Today I was reading through Luke 4 and was struck by the pictures we get of Christ’s authority. I was tempted to keep reading but felt that I needed to stop and think more about this. At the end of Matthew, Jesus says “all authority has been given to me.” But what does it mean to say that Jesus has all authority?
When we talk about authority, there are at least two ways we use the word. For example, Dick Vitale is an authority on college basketball (sorry to bring up a source of grief for us March Madness fans). We know what we mean when we say that. We don’t mean that he has the power to enforce anything, but that he is recognized as an expert in this field – he has the final word so to speak. But when we speak of police authority or the authority of the courts, we mean something entirely different. We aren’t referring to their expertise, but to their power to enforce their decisions, the law, etc.
What kind of authority does Jesus have? The answer is both. He is the final word on any and every subject and he has the authority to enforce his and his Father’s will.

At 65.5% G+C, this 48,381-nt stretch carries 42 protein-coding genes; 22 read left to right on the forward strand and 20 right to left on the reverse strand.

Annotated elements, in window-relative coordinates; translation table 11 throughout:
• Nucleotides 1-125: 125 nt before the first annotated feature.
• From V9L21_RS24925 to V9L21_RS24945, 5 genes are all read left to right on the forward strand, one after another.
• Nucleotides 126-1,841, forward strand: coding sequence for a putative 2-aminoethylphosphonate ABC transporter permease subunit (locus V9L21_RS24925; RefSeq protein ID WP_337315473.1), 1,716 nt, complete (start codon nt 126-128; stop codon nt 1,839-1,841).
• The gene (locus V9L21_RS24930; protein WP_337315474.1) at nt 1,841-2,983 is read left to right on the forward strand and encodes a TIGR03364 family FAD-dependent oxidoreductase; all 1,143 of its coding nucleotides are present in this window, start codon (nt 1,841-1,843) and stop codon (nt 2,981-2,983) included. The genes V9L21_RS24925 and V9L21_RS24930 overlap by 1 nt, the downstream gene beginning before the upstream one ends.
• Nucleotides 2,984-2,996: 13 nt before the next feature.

In Luke 4 we see Jesus teaching (v.14-15; 16-27). Jesus takes a scroll of Isaiah and reads in the synagogue and interprets it as referring to himself and his ministry. He does it with authority – he is the final word on Isaiah’s intended meaning. In fact, in verse 32, Jesus was teaching again and it says the crowds were astonished because he taught with such authority.
But Jesus also shows the second kind of authority. Throughout the chapter he commands demons to come out of people – AND THEY DO. He commands a fever to leave Peter’s mother-in-law, AND IT DOES. He shows authority over disease and sickness as well. I think the beginning of the chapter is kinda funny in light of this. Satan comes and tempts Jesus saying he will give him authority over the kingdoms of this world if Jesus would just worship him. Kinda funny cause Jesus already had it, and had authority even over Satan himself.
What does this mean for you and me? Well first, it means I am compelled to believe Jesus. What he says is true, definitive, and authoritative. What Jesus says is good, is good. What he says is harmful to me, what he says will lead to misery or destruction – I better believe it. His word is true. But more than that, if I disobey and disbelieve, I am flaunting my sin in the face of someone who has the authority to enforce his will and punish those who resist.
And in times like these, it is good to remind ourselves that all things are under the authority of Christ. Nothing can resist his command – not demons, not disease, not kings or presidents, not even Satan himself. His will is sovereign and will be accomplished. For Christians, this is a great source of comfort amidst uncertainty.